There are two ways to make an OR gate:
But with diodes it is easier to make than with transistors, no? What are the advantages of the transistors version and drawbacks of the diodes version?
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"There are two ways to make an OR gate" and they are both crap unless combined with other (voltage amplifying) stages.
In both circuits the output voltage will be 0.6V lower than the input voltage, hence the need for apmplification stages.
The difference is where the current comes from: for the diodes version, all output current must be provided by the input(s). For the transistor version the inputs deliver only the base current, which is (very) small compared to the output current. And BTW the base resistors are not needed.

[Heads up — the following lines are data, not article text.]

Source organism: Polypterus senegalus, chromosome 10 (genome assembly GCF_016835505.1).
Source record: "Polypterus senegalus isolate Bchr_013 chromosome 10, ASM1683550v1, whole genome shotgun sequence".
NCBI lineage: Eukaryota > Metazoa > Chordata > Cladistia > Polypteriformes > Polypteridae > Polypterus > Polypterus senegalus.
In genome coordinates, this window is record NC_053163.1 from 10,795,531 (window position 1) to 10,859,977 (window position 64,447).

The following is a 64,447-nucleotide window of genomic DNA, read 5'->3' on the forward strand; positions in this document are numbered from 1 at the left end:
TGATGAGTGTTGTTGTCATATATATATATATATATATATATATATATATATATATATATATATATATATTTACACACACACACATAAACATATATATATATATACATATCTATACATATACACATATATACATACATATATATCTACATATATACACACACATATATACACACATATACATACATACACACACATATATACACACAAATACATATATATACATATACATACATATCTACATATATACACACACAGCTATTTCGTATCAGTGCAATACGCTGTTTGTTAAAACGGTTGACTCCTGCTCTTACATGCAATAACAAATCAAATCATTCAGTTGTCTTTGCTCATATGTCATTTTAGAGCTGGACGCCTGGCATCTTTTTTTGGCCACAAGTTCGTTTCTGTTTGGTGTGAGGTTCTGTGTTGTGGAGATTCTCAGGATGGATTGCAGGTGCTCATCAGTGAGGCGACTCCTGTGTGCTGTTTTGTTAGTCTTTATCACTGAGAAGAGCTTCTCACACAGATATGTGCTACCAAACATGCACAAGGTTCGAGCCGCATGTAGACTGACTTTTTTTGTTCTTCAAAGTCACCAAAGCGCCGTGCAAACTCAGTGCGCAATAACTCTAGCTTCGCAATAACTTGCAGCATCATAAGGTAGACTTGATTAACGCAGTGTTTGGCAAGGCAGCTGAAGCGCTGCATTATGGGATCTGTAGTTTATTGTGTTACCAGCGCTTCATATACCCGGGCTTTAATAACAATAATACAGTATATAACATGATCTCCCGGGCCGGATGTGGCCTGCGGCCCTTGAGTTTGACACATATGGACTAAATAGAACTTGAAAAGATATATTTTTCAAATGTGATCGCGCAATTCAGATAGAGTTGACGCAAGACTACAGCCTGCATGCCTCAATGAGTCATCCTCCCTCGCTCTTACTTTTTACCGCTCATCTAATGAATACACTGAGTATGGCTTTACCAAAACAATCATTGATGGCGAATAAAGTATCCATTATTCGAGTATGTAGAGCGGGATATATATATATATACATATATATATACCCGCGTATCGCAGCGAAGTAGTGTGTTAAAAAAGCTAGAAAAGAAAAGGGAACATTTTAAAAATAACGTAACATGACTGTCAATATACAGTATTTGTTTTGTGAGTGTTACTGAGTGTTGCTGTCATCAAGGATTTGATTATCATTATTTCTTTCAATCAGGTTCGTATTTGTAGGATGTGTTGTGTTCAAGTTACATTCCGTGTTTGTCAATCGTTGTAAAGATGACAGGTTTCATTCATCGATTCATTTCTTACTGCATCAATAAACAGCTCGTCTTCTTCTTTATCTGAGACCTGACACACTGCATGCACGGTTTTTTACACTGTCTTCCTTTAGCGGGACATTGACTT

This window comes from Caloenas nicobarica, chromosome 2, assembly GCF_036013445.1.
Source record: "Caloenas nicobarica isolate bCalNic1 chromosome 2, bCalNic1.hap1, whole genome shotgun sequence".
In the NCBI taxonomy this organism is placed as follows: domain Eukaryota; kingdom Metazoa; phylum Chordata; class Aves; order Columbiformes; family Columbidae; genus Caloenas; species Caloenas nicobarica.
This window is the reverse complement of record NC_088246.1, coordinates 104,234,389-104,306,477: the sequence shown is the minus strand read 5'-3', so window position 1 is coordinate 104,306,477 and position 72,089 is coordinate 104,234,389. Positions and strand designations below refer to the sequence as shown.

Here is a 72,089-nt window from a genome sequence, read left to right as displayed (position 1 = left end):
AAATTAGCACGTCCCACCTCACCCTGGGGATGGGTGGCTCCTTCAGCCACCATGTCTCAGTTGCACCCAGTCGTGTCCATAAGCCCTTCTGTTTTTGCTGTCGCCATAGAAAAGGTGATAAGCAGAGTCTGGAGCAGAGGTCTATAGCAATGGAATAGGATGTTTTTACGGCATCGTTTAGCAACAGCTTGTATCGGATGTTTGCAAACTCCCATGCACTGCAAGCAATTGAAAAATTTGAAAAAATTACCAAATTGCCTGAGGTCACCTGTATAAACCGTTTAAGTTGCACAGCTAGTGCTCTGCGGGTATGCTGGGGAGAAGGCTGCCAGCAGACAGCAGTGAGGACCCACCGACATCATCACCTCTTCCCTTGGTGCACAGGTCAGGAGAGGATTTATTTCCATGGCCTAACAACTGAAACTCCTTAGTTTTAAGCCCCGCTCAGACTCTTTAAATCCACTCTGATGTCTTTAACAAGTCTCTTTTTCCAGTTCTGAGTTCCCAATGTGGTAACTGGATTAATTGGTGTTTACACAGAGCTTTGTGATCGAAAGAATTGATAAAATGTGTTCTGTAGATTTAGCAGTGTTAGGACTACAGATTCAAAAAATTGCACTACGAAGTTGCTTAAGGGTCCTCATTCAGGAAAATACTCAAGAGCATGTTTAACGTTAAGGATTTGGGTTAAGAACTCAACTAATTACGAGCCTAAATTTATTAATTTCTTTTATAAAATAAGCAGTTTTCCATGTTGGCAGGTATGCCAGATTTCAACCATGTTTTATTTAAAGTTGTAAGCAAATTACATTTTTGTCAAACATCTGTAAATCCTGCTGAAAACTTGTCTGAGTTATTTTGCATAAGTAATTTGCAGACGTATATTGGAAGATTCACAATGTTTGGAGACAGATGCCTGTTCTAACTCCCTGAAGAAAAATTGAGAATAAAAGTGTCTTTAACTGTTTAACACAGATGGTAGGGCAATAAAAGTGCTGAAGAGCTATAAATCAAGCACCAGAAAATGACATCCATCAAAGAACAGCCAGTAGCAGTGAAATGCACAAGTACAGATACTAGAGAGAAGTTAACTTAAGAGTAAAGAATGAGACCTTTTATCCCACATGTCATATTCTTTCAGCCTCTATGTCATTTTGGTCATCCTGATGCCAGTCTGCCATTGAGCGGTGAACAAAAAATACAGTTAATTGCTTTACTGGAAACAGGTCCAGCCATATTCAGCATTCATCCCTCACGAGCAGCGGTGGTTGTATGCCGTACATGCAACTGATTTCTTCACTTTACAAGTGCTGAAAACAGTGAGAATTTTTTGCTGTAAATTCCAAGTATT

The transistor OR gate, using emitter followers, progressively degrades the noise margin. If 0.7 volts per OR, after 3 ORs the Vout is 5v-3*0.7 = 2.9 volts, which is dangerously close to the Vdd/2 value.
This popular OR ( actually 3-input-NOR, converted to OR by the final Inverter) preserves the logic levels, with ~ 0.0 volts and ~ +5 volts, at all times.